Straight Talk Articles
Charging Ahead: Why More Americans are Driving Electric Vehicles
My son and his wife just bought an electric vehicle. I was surprised to learn that the cost of their new electric vehicle was comparable to a gasoline-powered car. I need to replace my car in a few years and am interested in learning more about electric vehicles. What are the pros and cons of going electric? -Jeff
Your son is not alone. Electric vehicle (EV) sales have been growing. There are some good reasons that EVs are becoming more popular, but there are also a few potential drawbacks to EVs.
Let’s start with the basics: what is an EV? EVs are vehicles that plug into the electric grid for some or all of their power. There are two primary EV types. All-electric EVs—such as the Nissan LEAF—are powered entirely with electricity. Plug-in hybrid EVs—such as the Chevrolet Volt—are dual-fuel cars; both the electric motor and the internal combustion engine can propel the car.
A key benefit of EVs is that a driver’s trips to the gas station are either vastly reduced or eliminated altogether. However, in lieu of gas refueling, EVs need to be recharged. At the lowest charging level, called Level 1, an hour of charging typically provides 2-5 miles of range per hour. Because the average light duty car is parked for 12 hours per day at a residence, many EV drivers can use Level 1 charging for most of their charging needs. The fastest charging level, called DC Fast-Charging, can provide 60-80 miles of range in a 20 minute period.
One benefit of charging with electricity is that it is nearly always cheaper than fueling with gasoline. An electric gallon—or “eGallon”— represents the cost of driving an EV the same distance a gasoline-powered vehicle could travel on one gallon of gasoline. On average, an eGallon is about one-third the cost of a gallon of gasoline. Another benefit of charging with electricity is that, throughout much of the country, it is a cleaner fuel source than gasoline. Although the exact environmental benefits of driving an EV will vary based on what fuel is used to make the electricity you use, one recent study found that two-thirds of Americans live where driving an EV is cleaner than driving a 50 MPG gas-powered car.
Another key reason for the rise in EV ownership is because of recent reductions in the upfront cost of the cars. The batteries used in EVs are the most expensive component, but thanks to improving production methods, the cost of the batteries has dropped by over 35 percent since 2010, and costs are expected to keep dropping. Because of these cost reductions and technology improvements, EVs are hitting some major performance and affordability milestones. For example, in late 2016, General Motors released the Chevrolet Bolt—an all-electric EV with an estimated range of 238 miles per charge, costing about $30,000.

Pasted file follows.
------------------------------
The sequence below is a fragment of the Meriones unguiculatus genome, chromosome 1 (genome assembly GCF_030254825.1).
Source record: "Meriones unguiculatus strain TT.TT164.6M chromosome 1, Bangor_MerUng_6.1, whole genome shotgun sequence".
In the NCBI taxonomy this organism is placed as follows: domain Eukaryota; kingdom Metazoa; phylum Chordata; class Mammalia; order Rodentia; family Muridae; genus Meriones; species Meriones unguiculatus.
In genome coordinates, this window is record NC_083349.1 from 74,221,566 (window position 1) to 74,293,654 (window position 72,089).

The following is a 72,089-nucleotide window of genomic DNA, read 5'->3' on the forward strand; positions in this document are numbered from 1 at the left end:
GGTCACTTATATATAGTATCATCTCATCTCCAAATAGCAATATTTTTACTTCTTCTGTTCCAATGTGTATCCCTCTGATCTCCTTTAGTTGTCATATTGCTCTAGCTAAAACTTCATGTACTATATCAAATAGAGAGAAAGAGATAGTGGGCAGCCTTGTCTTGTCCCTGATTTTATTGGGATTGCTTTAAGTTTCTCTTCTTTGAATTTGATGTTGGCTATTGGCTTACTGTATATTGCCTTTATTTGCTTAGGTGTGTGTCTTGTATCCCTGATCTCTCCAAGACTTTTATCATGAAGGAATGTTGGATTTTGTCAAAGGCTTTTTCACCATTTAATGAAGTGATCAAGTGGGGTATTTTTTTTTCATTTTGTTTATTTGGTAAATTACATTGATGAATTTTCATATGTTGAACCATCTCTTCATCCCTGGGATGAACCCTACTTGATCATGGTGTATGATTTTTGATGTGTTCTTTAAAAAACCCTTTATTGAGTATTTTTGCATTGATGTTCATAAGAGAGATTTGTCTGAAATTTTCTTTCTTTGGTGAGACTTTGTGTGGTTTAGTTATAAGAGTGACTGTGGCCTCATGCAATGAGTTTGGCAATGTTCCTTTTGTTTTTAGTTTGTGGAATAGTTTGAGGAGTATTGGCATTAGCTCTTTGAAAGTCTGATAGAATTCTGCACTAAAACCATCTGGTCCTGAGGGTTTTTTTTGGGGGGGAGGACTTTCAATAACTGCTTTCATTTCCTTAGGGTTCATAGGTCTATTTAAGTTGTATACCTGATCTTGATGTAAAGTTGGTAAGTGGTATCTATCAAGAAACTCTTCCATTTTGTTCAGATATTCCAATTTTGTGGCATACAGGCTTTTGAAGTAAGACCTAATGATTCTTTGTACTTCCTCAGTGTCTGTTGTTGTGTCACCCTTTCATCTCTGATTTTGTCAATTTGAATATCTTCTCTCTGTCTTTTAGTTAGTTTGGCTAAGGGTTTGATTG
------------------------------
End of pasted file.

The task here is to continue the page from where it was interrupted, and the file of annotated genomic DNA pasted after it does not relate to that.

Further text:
Although even longer range and more affordable EVs are expected to hit the market soon, one of the key drawbacks of EVs is that most models currently have a range of less than 100 miles per charge. Although more and more public charging stations are available across the United States, “range anxiety” is still a concern for many potential buyers. Fortunately, if you are considering an EV, keep in mind that the average American’s daily driving patterns are well-suited for EV use. More than half of all U.S. vehicle trips are between one and ten miles and even in rural areas the average daily drive distances for typical errands and commutes are well within the range of most currently available EVs.
EVs are also well-suited for many commercial applications. For example, EVs are now being used as part of ridesharing services like Uber, where average trip distances are between just 5 and 7 miles. Companies like Frito-Lay and FedEx are also introducing EVs into their delivery fleets and a growing number of municipalities are even buying electric buses.
If you are interested in learning more about EVs, test driving an EV is a great first step. Many curious drivers are impressed by the performance of EVs, especially the instant torque provided by the electric motor. Your co-op can also be a great resource. More and more co-ops own EVs as part of their fleets and may offer “ride and drive” events. Dozens of co-ops also offer reduced electricity rates for “off peak” EV charging, which can help you save even more money on fueling.
This column was co-written by Pat Keegan and Christine Grant of Collaborative Efficiency.